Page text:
SYN: liver. [L. borrowed fr. G. h., gen. hepatos, the liver]
- h. lobatum a fissured liver, from the scars of healed syphilitic gummas.
An enzyme that participates in the stepwise degradation of heparan sulfate; heparan N-sulfatase hydrolyzes the sulfate moiety attached to the amino group of the glucosamine ...
An anticoagulant (anti-clotting) medication. Heparin is useful in preventing thromboembolic complications (clots that travel from their site of origin through the blood stream to ...
A newer form of the drug heparin (brand name: Lovenox, Fragmin) that has a lower molecular weight than normal heparin. Fewer blood tests are needed, and it may be . superior to ...
The presence of demonstrable levels of heparin in the circulating blood.
To perform therapeutic administration of heparin.
A heteropolysaccharide that has the same repeating disaccharide as heparin but with fewer sulfates and more acetyl groups; accumulates in individuals with certain types of ...
Removal of the liver, whole or in part. [hepat- + G. ektome, excision]
Relating to the liver. [G. hepatikos]
An artery that distributes blood to the liver, pancreas and gallbladder as well as to the stomach and duodenal portion of the small intestine.
Hepatic ductular hypoplasia, syndromatic
Also called Alagille syndrome or arteriohepatic dysplasia, this is a genetic disorder characterized by jaundice in the newborn period, liver disease with cholestasis, ...
The most common benign tumor of the liver. It is made up of small blood vessels and is 4-6 times more common in women than men (female hormones may promote their formation and ...
One of the veins which drains blood from the liver.
Establishment of a communication between the hepatic ducts and the duodenum. SYN: hepatoduodenostomy. [hepatico- + duodenostomy]
Establishment of a communication between the hepatic ducts and the intestine. SYN: hepatocholangioenterostomy. [hepatico- + enterostomy]
Establishment of a communication between the hepatic duct and the stomach. [hepatico- + gastrostomy]
Removal of a stone from a hepatic duct. [hepatico- + G. lithos, stone, + tome, a cutting]
The crushing or fragmentation of a biliary calculus in a hepatic duct. [hepatico- + G. lithos, stone, + tripsis, a rubbing]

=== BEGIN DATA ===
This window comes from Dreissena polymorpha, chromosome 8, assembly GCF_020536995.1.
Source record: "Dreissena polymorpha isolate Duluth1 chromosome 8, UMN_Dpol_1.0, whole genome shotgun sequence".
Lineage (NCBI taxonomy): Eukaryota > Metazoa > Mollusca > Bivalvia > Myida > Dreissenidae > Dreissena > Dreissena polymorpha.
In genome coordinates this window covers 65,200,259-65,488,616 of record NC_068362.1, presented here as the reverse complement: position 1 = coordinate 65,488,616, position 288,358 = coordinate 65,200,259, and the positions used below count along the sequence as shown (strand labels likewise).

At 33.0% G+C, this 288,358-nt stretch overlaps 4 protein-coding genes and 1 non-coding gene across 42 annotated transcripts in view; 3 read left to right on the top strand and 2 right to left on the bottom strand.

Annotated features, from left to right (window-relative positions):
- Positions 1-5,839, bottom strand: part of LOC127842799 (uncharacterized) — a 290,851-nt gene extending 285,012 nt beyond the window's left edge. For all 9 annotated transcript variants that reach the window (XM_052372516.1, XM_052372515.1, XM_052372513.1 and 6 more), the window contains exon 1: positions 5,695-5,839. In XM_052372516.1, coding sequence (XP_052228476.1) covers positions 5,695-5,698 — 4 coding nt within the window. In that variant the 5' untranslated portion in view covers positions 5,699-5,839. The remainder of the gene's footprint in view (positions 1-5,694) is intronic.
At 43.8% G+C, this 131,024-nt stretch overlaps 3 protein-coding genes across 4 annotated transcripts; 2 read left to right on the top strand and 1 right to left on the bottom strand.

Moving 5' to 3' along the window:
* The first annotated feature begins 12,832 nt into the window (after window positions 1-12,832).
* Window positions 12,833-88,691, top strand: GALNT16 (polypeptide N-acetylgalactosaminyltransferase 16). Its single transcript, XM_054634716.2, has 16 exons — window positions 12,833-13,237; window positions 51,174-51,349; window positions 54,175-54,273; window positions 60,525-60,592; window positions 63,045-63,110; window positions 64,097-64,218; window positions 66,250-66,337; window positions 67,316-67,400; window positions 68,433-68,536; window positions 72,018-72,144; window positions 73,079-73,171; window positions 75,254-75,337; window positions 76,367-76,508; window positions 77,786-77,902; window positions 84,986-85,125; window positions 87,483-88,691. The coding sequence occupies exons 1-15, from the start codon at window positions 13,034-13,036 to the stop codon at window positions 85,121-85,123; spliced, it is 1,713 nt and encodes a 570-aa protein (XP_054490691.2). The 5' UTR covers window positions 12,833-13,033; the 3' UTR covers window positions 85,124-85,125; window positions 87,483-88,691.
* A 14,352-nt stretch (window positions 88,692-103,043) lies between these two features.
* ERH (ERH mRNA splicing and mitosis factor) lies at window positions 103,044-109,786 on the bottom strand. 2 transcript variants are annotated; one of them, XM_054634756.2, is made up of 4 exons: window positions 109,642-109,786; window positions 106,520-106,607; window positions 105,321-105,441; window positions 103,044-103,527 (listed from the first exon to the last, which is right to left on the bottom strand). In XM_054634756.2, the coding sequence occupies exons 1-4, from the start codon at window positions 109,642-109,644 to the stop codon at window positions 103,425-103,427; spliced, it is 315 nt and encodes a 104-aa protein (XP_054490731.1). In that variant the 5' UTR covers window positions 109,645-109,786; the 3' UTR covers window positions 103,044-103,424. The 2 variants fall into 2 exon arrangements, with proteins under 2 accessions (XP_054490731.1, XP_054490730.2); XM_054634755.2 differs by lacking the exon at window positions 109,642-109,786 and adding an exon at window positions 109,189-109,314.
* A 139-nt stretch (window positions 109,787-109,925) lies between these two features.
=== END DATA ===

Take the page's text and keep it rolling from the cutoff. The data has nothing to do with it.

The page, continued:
Establishment of an opening into the hepatic duct. [hepatico- + G. stoma, mouth]
Incision into the hepatic duct. [hepatico- + G. tome, incision]
Inflammation of the liver, due usually to viral infection but sometimes to toxic agents. [hepat- + -itis] Previously endemic throughout much of the developing world, viral h. now ...
Hepatitis A immunization
When immediate protection against hepatitis A (infectious hepatitis) is needed, immunoglobulins are used. Protection is effective only if given within 2 weeks of exposure and ...
Hepatitis B immunization
Hepatitis B (hep B) vaccine gives prolonged protection, but 3 shots over a half year are usually required. In the U.S., all infants receive hep B vaccine. Two vaccines ...
Liver inflammation due to the hepatitis D virus (HDV), which only causes disease in patients who already have the hepatitis B virus. Transmission is via infected blood, needles, ...
Hepatitis D, E, F, and G
Lesser known (than hepatitis A, B, and C), the most significant of these seems to be type D, or the delta agent, which only causes disease in the presence of the hepatitis B ...
A rare form of liver inflammation caused by infection with the hepatitis E virus (HEV). It is transmitted via food or drink handled by an infected person, or through infected ...
A rare form of liver inflammation caused by infection with the so-called hepatitis F virus, which may be a mutation of hepatitis B. There is no vaccine or treatment for hepatitis ...